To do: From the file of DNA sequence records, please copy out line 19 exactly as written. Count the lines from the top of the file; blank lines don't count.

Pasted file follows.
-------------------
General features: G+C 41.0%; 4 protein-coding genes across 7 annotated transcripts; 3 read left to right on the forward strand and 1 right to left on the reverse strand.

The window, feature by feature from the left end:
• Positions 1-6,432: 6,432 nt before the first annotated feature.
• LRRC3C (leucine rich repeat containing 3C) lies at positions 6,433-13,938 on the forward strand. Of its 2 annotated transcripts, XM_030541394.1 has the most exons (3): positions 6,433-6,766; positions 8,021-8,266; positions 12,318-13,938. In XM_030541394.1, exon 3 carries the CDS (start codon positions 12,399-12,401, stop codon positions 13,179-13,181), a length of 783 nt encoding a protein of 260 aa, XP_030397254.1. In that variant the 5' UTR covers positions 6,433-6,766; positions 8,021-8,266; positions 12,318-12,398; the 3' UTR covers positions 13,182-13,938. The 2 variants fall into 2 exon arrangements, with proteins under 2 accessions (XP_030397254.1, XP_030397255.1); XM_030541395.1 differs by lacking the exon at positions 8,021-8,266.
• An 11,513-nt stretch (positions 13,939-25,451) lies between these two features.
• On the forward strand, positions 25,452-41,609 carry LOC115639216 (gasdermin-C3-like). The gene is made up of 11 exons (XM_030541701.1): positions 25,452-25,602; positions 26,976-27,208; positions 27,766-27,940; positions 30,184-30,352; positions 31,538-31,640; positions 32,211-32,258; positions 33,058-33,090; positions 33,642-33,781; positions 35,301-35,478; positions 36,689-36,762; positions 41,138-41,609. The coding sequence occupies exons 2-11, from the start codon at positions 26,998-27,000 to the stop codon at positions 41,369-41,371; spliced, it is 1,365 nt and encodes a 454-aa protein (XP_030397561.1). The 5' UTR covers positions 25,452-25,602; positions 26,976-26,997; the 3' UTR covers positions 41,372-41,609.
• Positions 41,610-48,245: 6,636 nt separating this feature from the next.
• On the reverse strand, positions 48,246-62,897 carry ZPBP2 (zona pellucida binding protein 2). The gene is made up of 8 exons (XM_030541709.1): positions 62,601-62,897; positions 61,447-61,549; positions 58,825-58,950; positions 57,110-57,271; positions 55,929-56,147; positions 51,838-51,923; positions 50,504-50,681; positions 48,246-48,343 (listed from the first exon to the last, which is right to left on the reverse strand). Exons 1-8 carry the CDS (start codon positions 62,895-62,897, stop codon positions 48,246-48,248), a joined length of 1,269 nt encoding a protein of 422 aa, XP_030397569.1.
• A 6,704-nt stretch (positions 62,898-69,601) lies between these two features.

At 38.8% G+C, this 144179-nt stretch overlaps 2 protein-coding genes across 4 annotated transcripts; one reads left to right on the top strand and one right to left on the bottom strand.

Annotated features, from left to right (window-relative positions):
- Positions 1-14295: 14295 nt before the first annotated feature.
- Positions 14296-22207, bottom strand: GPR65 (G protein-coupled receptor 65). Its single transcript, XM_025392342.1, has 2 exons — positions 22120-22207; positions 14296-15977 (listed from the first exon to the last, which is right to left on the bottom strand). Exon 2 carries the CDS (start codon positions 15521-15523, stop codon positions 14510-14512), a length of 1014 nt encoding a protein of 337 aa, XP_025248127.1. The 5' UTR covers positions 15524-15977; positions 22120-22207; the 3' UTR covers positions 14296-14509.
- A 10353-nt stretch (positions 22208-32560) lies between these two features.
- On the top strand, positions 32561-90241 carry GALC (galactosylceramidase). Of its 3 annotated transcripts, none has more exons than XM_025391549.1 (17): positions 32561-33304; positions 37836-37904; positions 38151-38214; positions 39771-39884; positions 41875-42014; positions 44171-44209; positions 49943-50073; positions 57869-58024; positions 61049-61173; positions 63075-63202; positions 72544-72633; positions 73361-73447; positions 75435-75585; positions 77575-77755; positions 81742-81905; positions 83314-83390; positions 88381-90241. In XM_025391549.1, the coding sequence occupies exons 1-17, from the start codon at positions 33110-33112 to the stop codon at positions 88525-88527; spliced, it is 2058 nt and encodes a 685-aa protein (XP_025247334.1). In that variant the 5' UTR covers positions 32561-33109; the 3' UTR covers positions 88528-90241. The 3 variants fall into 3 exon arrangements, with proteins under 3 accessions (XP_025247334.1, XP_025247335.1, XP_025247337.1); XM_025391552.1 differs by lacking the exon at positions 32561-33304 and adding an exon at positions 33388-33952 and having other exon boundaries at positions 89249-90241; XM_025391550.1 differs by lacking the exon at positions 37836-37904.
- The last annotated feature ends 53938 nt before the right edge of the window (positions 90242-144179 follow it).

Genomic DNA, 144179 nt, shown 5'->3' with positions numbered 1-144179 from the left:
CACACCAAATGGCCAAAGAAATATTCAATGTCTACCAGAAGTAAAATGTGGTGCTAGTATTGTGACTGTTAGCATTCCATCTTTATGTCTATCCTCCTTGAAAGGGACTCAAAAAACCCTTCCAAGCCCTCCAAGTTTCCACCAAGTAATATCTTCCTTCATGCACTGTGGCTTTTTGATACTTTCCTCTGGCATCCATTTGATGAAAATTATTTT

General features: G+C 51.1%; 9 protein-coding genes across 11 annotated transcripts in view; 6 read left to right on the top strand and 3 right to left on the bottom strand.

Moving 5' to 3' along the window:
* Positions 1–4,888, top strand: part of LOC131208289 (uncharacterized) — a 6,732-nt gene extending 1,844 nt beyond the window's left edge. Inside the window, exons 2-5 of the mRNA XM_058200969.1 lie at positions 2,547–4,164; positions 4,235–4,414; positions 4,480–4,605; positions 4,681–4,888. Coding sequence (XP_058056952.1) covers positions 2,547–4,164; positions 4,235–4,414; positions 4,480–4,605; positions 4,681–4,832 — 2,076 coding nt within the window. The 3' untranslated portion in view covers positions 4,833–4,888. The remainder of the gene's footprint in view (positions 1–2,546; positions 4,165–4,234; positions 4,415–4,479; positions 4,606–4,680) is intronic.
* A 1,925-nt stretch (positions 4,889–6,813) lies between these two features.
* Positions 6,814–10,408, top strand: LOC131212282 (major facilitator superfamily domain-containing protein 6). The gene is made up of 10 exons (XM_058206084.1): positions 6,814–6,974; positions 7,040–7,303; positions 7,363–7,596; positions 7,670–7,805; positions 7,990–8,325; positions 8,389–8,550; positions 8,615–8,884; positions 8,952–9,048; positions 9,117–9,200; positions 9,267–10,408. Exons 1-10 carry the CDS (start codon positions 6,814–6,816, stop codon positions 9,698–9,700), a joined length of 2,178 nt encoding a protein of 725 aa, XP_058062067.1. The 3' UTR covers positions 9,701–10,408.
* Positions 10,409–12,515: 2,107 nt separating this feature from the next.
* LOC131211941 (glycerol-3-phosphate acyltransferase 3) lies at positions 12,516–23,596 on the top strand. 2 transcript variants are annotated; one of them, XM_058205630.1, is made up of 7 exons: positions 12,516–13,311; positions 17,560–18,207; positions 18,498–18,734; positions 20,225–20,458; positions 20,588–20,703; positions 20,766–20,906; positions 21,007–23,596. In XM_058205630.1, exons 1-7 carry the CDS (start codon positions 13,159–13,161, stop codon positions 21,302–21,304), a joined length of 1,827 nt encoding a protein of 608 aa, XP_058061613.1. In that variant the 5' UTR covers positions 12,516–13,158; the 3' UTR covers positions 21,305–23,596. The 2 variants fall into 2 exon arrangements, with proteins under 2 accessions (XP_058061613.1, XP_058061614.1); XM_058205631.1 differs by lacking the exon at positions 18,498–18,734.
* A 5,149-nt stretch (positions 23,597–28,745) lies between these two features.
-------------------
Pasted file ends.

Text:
General features: G+C 51.1%; 9 protein-coding genes across 11 annotated transcripts in view; 6 read left to right on the top strand and 3 right to left on the bottom strand.